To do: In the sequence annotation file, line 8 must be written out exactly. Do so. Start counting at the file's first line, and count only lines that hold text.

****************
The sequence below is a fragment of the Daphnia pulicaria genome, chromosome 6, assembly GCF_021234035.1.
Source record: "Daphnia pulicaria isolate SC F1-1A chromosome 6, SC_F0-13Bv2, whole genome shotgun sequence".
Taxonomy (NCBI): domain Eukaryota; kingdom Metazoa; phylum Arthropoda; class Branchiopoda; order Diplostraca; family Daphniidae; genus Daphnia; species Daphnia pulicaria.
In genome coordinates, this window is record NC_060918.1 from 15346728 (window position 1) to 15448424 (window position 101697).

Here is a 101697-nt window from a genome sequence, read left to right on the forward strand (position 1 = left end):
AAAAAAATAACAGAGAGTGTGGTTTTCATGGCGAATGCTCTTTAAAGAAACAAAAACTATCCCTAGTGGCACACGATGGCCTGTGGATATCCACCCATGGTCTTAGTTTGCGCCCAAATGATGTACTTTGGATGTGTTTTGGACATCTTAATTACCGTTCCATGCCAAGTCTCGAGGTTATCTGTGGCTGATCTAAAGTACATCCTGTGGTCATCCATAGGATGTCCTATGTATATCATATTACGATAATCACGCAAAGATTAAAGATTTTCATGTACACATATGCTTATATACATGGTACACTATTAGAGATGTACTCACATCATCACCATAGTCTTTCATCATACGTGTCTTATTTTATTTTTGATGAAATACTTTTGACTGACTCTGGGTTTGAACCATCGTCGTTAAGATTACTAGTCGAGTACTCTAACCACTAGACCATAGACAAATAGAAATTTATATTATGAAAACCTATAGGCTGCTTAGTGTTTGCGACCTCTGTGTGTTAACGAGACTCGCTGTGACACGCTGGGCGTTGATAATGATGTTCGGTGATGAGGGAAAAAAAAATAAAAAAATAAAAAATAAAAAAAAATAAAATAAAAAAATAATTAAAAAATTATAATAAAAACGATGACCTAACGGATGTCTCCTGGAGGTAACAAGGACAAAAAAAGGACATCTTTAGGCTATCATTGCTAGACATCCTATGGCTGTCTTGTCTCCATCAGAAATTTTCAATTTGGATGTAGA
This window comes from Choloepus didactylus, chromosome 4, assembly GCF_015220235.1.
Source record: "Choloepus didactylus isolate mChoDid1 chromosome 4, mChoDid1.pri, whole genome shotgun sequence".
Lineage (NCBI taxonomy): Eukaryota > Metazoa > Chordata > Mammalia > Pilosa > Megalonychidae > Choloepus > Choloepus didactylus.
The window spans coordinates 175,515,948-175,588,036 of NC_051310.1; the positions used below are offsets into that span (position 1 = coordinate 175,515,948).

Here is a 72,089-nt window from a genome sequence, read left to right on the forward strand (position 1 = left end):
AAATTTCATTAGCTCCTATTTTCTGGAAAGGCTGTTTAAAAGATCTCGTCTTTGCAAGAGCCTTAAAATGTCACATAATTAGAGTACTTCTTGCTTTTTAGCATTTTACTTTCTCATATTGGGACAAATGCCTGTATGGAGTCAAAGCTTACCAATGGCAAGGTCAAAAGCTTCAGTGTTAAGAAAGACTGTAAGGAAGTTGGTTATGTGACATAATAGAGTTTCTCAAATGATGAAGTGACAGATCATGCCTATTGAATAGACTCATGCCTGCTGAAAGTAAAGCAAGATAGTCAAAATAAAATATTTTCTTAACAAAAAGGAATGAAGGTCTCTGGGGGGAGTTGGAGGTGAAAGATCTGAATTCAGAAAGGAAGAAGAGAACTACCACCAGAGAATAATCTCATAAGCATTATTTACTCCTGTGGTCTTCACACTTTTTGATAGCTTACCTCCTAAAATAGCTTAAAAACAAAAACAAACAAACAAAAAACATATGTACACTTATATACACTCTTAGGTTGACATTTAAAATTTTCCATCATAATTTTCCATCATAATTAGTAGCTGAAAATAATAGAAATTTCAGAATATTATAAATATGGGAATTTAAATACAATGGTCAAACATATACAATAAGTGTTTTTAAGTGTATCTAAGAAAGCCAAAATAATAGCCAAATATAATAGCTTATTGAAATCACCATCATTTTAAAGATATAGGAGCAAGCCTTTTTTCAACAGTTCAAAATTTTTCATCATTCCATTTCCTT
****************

Source record: "Choloepus didactylus isolate mChoDid1 chromosome 4, mChoDid1.pri, whole genome shotgun sequence".